“In thinking about AI, it is natural to start from the perspective of welfare economics – productivity and distribution. What are the economic effects of robots that can replicate human labor? Such concerns are not new. In the nineteenth century, many feared that new mechanical and industrial innovations would “replace” workers. The same concerns are being echoed today.” (paragraph 2)
- We need to think more about the idea of actually implementing these robots into our everyday workforce. This relates to the idea of replacing human authority in the legal justice system with algorithms and AI. Replacing people that hold inherent bias from how they were raised with relatively unbiased algorithms.
“Bill Gates once suggested, to levy taxes on income from robot labor, just as countries levy taxes on income from human labor. This idea deserves careful consideration. But fears of prolonged robotization appear unrealistic. If robotic labor increased at a non-vanishing pace, it would run into limits of space, atmosphere, and so on.” (paragraph 8)
- Applying a tax or limit to robotization would be where I stand in this. Making sure algorithms can be used as tools or assistants, but never outright replacing people with them.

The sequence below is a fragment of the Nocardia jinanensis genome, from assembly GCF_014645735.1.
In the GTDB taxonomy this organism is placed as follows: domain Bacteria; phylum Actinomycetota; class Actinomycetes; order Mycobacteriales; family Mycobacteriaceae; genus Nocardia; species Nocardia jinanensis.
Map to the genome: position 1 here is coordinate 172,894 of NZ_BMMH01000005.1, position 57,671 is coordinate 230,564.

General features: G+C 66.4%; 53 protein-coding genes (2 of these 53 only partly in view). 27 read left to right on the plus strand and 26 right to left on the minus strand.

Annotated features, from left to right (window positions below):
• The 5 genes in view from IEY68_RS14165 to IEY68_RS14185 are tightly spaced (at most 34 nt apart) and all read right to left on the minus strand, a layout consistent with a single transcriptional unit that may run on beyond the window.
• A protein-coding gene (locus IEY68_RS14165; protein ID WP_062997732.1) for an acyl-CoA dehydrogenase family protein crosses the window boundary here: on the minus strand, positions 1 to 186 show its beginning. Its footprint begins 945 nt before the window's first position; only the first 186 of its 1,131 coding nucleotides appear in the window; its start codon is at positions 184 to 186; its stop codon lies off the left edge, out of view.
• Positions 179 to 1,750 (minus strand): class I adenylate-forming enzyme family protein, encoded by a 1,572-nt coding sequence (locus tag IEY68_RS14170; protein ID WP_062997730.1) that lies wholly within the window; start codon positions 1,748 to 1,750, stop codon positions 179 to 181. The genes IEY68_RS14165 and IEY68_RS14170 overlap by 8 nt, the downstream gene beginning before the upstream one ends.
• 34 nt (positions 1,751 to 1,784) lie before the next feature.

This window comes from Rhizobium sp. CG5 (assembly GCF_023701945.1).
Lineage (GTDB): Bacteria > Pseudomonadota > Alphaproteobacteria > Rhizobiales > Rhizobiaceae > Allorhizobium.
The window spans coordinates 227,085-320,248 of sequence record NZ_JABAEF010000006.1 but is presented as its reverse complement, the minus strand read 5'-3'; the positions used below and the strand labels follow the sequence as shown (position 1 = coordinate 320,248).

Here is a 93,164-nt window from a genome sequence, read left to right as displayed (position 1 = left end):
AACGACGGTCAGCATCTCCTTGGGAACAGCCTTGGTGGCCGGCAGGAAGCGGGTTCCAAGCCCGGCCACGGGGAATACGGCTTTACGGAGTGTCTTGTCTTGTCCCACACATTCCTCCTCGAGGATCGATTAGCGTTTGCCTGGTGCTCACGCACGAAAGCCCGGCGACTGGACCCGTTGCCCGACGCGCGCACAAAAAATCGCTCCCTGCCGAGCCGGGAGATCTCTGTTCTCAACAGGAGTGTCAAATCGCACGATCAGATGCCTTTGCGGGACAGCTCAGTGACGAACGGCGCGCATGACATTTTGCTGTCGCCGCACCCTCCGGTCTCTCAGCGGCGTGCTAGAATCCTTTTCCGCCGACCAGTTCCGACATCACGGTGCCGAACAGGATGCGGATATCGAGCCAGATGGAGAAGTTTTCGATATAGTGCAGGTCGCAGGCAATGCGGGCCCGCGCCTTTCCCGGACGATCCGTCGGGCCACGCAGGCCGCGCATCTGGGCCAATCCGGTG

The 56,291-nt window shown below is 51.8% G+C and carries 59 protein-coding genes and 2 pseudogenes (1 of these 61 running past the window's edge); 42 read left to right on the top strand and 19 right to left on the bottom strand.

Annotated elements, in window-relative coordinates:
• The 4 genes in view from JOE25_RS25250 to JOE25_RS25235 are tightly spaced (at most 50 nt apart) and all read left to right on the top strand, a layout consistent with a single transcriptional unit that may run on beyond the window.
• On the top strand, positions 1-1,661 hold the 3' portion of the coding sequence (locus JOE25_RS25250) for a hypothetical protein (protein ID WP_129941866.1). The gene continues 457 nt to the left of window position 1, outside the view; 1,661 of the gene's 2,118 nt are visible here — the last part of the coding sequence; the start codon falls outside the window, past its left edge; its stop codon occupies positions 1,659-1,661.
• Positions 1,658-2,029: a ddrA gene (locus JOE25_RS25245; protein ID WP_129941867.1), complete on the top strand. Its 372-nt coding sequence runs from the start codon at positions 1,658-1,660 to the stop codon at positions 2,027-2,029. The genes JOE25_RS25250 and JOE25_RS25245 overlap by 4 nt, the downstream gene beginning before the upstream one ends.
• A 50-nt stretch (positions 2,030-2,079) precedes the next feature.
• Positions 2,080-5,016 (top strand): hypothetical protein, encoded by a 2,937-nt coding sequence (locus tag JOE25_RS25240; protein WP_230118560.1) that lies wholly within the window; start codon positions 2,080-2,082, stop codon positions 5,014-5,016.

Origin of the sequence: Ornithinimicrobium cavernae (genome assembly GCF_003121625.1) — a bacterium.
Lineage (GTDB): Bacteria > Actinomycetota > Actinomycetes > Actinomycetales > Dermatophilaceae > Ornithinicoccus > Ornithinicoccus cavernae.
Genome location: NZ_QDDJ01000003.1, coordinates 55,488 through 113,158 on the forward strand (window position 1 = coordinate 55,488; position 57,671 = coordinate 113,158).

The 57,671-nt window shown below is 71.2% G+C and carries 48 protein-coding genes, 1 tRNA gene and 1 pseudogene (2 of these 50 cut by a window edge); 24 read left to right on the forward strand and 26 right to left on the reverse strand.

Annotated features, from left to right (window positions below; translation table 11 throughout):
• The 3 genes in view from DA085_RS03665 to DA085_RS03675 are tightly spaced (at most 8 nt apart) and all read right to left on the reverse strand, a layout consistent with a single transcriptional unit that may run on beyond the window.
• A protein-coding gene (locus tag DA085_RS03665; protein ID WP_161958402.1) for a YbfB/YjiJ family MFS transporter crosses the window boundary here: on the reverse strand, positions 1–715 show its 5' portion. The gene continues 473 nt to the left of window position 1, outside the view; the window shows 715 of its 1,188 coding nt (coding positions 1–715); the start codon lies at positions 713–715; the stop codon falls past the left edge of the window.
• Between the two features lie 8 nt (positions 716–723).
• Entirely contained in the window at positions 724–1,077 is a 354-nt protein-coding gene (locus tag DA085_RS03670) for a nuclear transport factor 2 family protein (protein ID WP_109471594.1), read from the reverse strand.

“Many AI applications are not entirely safe. The obvious example is self-driving cars, which can (and have) run into pedestrians or other cars. But, of course, so do human drivers.
A society is not wrong, in principle, to deploy robots that are prone to occasional mistakes, just as we tolerate airplane pilots who are not perfect.” (paragraphs 10-11)
- However it has the potential to do a lot worse damage because while we understand it, we might have overlooked bugs or errors that could cause a lot MORE damage than just crashing into another car occasionally. Again, this can be applied to algorithms in the legal justice system, they have overlooked “bugs” that infect them with racial bias.
Phelps, Edmund S., et al. “The Robot Question by Edmund S. Phelps.” Project Syndicate, Project Syndicate, 6 Aug. 2020, http://www.project-syndicate.org/commentary/economics-of-ai-robot-labor-by-edmund-s-phelps-2020-08.